How can I exit from command prompt from shell file?

shell file contains :

if(); then
// some unix code here
// want to exit from cmd prompt or Kill current cmd prompt

can any knows @ it?

  • 1
    At least in GNU bash, have you considered kill $PPID? That will kill the parent process of your (script) process, because $PPID is the parent process ID. That said, this sounds like an awfully bad idea. At least I would not appreciate having my shell yanked out from under my feet, and even less so if I'm logged in e.g. through SSH to a remote host (perhaps having launched a few X applications through it, too). – user Apr 18 '13 at 6:21
  • It can be helpful for me.. do you know how can i ask question to whether 'you want to exit from command promt or not? in YES or NO' in shell file. so that i can use your idea to kill parent process. can you tell me the code please ? – Bhushan J Apr 18 '13 at 6:26

Like Chris Down, I'm going to assume that you are using GNU bash. Other shells may be different, but the general idea should be the same.

In bash, the environment variable $$ contains the process ID of the currently running process, and $PPID contains the process ID of the parent of the running process. As Chris exemplified, you can go even further up, but /proc is Linux-specific.

You can ask the user whether to exit using a construct like the following.

echo "Do you want to exit? (type YES or NO, then Enter)"
read answer
if test "${answer}" = "YES"; then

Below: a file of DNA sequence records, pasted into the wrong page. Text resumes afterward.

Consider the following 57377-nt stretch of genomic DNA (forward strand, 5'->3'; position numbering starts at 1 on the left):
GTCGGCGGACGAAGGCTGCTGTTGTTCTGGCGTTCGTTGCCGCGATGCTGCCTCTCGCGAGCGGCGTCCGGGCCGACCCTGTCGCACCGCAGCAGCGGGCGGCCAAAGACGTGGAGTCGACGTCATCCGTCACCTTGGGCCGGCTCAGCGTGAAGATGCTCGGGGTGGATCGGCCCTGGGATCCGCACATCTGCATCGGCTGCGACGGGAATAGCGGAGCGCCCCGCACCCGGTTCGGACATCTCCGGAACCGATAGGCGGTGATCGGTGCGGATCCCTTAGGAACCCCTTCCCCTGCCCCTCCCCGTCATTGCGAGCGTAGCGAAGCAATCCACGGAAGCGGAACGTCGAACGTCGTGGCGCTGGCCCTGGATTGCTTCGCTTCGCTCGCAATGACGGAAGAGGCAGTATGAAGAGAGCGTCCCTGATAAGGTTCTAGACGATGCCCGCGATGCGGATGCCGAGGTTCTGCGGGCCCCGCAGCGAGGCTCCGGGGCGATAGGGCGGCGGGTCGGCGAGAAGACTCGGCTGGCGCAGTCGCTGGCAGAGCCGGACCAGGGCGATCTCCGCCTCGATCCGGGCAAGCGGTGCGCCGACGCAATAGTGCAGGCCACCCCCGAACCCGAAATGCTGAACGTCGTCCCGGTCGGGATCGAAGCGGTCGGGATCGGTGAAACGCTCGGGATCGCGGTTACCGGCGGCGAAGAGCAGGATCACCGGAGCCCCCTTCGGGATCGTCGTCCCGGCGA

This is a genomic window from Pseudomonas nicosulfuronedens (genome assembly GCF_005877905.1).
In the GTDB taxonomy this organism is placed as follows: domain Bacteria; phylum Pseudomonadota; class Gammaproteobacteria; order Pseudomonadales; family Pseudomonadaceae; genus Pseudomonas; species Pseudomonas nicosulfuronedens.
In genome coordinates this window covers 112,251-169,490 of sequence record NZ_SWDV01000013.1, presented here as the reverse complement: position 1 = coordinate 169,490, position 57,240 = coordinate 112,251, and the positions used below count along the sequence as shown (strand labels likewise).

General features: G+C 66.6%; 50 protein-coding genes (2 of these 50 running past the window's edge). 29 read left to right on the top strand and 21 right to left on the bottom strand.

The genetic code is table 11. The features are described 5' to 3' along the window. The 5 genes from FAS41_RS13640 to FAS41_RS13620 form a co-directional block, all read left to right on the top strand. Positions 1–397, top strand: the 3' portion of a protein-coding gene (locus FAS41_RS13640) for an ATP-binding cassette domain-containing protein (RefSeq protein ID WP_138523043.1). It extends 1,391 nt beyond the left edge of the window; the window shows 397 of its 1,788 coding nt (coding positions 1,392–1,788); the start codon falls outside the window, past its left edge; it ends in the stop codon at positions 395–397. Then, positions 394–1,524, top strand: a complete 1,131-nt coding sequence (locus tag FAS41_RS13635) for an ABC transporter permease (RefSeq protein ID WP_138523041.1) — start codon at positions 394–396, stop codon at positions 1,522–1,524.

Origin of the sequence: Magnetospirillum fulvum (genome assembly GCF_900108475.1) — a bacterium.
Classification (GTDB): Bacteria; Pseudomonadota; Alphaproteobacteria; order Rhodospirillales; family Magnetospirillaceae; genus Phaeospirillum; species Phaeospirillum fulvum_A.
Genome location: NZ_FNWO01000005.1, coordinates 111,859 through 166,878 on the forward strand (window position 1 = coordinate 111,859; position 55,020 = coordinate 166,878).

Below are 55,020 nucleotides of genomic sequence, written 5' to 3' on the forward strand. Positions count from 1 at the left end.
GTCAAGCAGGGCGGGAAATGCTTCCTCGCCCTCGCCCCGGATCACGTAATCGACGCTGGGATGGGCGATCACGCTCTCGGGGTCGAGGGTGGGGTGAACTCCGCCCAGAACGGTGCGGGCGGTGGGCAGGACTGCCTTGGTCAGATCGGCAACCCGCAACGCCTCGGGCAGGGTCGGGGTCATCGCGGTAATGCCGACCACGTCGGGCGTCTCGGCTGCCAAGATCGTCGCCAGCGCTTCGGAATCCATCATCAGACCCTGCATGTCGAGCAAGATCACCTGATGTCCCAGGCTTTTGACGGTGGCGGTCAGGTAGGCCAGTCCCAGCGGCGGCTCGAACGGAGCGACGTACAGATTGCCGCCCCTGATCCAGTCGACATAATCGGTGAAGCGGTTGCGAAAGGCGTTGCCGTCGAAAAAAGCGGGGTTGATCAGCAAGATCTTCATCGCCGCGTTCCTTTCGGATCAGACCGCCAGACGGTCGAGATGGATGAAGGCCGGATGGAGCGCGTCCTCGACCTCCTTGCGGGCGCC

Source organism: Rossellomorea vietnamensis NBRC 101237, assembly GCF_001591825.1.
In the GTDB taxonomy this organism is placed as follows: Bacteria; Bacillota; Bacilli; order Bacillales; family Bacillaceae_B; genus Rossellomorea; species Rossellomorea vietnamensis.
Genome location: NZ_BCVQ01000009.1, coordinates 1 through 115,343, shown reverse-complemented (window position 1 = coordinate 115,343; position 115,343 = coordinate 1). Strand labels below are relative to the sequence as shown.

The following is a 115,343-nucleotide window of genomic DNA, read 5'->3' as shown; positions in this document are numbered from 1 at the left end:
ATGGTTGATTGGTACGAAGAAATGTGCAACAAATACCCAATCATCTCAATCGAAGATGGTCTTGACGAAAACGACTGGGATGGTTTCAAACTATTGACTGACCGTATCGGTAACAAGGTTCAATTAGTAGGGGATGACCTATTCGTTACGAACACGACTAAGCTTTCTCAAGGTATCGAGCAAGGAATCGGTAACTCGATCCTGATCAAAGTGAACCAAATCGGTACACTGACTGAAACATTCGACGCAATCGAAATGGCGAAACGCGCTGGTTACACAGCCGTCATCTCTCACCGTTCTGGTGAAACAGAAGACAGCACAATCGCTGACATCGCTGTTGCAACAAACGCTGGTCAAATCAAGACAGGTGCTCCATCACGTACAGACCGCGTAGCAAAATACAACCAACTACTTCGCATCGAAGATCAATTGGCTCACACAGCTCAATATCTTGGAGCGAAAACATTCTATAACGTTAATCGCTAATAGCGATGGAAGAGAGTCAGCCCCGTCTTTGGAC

# insert process killing magic
# we only get here if the user did not answer "YES"

If it is available, you can use GNU dialog to make the question a little prettier. In that case, replace the entire snippet above with something like the following.

if dialog --yesno "Do you want to exit?" 10 50; then
    # insert process killing magic
# we only get here if the user did not answer "YES"

The numbers 10 50 specify the size of the dialog box (rows and columns, respectively).

The process killing magic could be something as simple as kill $PPID.


I assume that you mean you want to kill the interactive shell that the script was forked from. I also assume that that shell is bash.

If you are sourcing the script in that shell, just use exit. Otherwise, send SIGABRT (or another signal that will cause bash to exit) to the parent pid (the interactive shell) by using something like this:

kill -ABRT "$PPID"

Or, in shells without $PPID (this is Linux specific):

read -r _ _ _ ppid _ < "/proc/$$/stat"
kill -ABRT "$ppid"
  • @BhushanJ If you found an answer helpful, please upvote it by clicking the up arrow in the left hand column. – user Apr 18 '13 at 9:06

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